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'Tis Halloween Night, Me Lovelies!

Updated: Feb 14

Dartmoor can appear desolate at the best of times, a sinister landscape on the brightest summer's day. Late October's lengthening shadows only make things worse, autumn's mizzle coating the granite tors and treacherous mires with the dreariest of outlooks. It's as though an already bleak canvas has been painted even gloomier by Mother Nature's brushwork.

The moor's folklore is equally grim, with tales of gibbets and witches and the hounds of hell chasing lost souls. One can easily imagine, therefore, what Dartmoor became in the minds of the imaginative during Halloween seasons of yore.

The sun sets on Pew Tor

Dartmoor Halloween Traditions

Once darkness fell on the 31st October, fires were lit in isolated farmhouses and cottages, the ubiquitous Jack o’ Lanterns placed in doorways and windows to scare evil spirits away.

However, the young folk of Dartmoor didn't wish to bar entry to all spirits, only those meaning them harm. It was believed that communicating with the dead harnessed powers of clairvoyance when predicting the fortunes of the living.

A young girl, keen to marry, learnt the identity of her future spouse in the following way. Facing a mirror, she brushed her hair with her left hand whilst holding an apple in her right.

A vision of her intended then appeared behind her in the mirror's reflection.

How long before this man of destiny did the honourable thing and proposed?

The eager maid could answer the question by sprinkling a handful of paper strips upon a bowl of water. Some remained floating, others sank to the bottom. The number that sank to the bottom indicated the number of years before her wedding took place.

 Fireplace, The Globe Inn in Chagford
A Dartmoor fireplace, The Globe Inn at Chagford

Curious girls often gathered together on Halloween night. Sat before the fireplace of one of their lonely cottages, they dared each other to place hazelnuts upon the hot bars of the grate. Whomever’s nut was the first to catch fire was the first of those friends to marry, whereas the first nut to crack pointed towards its owner being jilted at the altar! Whichever girl owned the first nut to fall spitting from the grate was destined to remain forever a spinster.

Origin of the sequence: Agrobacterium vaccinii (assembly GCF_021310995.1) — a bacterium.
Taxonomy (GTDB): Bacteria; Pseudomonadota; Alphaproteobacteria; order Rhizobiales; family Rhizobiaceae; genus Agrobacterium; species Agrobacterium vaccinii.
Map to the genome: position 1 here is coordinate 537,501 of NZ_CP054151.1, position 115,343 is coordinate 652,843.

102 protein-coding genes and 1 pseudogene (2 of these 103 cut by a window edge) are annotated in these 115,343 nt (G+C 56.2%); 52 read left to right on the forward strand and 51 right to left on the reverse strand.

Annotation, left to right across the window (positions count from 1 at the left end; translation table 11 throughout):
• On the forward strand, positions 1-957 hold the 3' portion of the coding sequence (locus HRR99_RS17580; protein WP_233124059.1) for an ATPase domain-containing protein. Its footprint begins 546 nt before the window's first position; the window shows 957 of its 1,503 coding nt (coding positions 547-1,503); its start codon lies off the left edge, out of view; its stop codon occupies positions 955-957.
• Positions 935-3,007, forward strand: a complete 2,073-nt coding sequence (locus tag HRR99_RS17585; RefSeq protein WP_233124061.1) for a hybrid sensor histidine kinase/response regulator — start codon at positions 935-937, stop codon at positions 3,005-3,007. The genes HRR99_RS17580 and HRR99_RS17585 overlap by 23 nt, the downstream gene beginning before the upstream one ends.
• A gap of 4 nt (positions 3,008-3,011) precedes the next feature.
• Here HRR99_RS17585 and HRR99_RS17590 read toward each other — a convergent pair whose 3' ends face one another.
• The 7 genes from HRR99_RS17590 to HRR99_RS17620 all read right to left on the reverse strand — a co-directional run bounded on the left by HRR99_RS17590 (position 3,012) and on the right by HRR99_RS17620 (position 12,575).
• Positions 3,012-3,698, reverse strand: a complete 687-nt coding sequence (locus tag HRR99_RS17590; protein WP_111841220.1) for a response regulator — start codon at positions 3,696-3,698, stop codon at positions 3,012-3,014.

So far, so much harmless fun, but this being Dartmoor, a sinister turn of events was never far away.

The girl whose nut wouldn't catch fire, but only smoked or smouldered, would soon be stricken with sickness and death!

St Michael the Archangel, Chagford on Dartmoor
St Michael the Archangel, Chagford

Which takes us to far and away the darkest, most sinister, most frightening Dartmoor Halloween tradition of all. . .

If a man was brave enough, he might walk to his local church at midnight and peer through the keyhole in its door. In so doing, he would see the ghosts of the parishioners who died during the previous twelve months cavorting within.

A ghastly sight for sure.

Worse still, they would reward the intrepid adventurer’s courage by whispering to him the names of the local people destined to join them during the following year!

I hope you enjoyed reading these tales of Halloween traditions on Dartmoor. Should you be in the mood for more spooky stories of ghosts and witches, try the following tales elsewhere in this section of moorland folklore…

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